Too long?

The spring is ~0.50mm thick.

I will make a sleeve next for my winder so I can remove it.

20220814_110925.jpg 20220814_110938.jpg
 

Willie X

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Not off that much. Looks like its been there a while too.

A good experiment would be to see how it goes with the other spring. Many German clocks have a strike spring about 2 thou thicker than the going spring.
Willie X
 

berntd

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Ok, sleeve made and spring removed.
This spring is seriously domed. Someone must have fitted that without a winder.

It definitely has been adapted from something else. I can see file marks and signs

I am not sure what next
?

20220814_122153.jpg 20220814_122201.jpg
 

Willie X

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Measure the thickness of the going spring, or better still, just give it a try as already suggested. Willie X
 

berntd

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Measure the thickness of the going spring, or better still, just give it a try as already suggested. Willie X
Time spring is 0.38 thick.
It looks like this.

I am not sure how to try that in the strike as it also needs the clock to run to rest.

20220814_131248.jpg
 

berntd

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I have swapped the barrels.
Unfortunately the strong strike spring slipped on the barrel pin now and deformed the barrel. It will no longer wind. That is why I hate repeated disassembly. Stuff breaks.

Anyway, as suggested, the original going spring is in the strike.
It starts the train and strikes with just one full turn of winding.
This seems to indicate that this spring could do the job.

It can wind 13 half turns from zero which is 6.5 full turn. That is ample for 8 days.

What now next?.
 
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Willie X

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Just put it on the strike side, you can trigger the strike manually.

If it will run the strike properly, the springs may well have been the same thickness.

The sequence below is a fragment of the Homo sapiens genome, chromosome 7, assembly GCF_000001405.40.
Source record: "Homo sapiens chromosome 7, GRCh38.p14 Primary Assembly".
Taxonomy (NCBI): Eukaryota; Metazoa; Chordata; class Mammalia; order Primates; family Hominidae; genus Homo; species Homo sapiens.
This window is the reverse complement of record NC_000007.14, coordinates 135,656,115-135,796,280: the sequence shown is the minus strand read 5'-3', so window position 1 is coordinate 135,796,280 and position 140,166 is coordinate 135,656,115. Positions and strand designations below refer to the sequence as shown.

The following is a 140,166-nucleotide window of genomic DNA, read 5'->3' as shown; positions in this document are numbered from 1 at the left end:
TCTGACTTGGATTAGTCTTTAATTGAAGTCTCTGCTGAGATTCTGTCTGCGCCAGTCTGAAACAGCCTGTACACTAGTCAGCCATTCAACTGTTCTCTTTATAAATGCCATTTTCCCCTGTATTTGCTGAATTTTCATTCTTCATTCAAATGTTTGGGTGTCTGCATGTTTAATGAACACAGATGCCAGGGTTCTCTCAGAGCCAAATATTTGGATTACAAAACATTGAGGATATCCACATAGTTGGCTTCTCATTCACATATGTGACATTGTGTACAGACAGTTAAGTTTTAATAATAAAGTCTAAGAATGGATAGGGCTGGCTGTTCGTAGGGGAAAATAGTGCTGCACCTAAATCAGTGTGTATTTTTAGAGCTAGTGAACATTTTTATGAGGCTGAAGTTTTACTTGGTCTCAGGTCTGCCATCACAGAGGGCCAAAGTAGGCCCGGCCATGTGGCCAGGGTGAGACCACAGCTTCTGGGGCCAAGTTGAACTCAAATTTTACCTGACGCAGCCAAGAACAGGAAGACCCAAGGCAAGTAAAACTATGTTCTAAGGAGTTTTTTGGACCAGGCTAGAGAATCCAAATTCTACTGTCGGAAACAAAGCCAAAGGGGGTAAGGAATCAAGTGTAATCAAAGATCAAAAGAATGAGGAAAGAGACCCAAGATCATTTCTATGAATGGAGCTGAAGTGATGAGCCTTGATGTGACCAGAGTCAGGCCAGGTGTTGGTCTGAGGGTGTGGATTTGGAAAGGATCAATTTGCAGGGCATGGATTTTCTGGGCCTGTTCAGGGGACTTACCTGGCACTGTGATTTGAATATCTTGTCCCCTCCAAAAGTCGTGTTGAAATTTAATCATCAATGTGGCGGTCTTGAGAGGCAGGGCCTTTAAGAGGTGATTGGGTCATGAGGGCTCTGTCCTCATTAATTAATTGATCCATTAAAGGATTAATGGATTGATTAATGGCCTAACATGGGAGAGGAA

To test, with the .38mm spring installed on the strike side. Wind it until you hear/feel the shuffle, then see if it will run the strike (at a decent speed) at the shuffle point. If yes, wind it up fully while counting the turns, this will give you the run time for that spring. That is, 5 full turns will run your strike for 10 days, 4 1/2 full turns 9 days etc.

If it's sluggish at the shuffle point, the spring will need to be a little thicker.
A little thicker would be ~ .42mm.

I'm getting a little ahead of the game but I think you see where this is going ...

Good luck and good night, Willie X
 

berntd

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For interest, I just entered the following into the spring calculator here:
Nawcc Spring Calculator Link

Barrel ID: 1.582
Arbor OD 0.5285"
Turns 6.5

It gives:
Thickness 0.0191" = 0.48mm
Length 45.7" = 11612mm.

Can that be trusted?

The length of what was in there was at least 1450mm. I could not measure the very inside turns.

For thickness, I tend to agree with WIllie that 0.42 is likely enough.
I am not sure how to work out the length for that.
 

Willie X

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Some like calculations, I go completely by actual measurements and experiments.

Facts are, you will need 4 turns of power to run your clock for 8 days, plus about 2 turns to get you into the 'turns of power' region where you have good power. Two turns (estimated) but easily known by experiment (shuffle point, already mentioned).

Question is, how thick does the spring need to be? You know it can't be .50mm, (your actual measurement). So, you will need to go thinner but .48mm is not really noticably thinner ...

You may have the answer right there under your nose, the other spring. Easy to give it a try and see what happens. If it runs the train but slowly, you will need something around 42 to .44mm, any thicker and you will be back in the same box you're in now ...

Willie X
 

berntd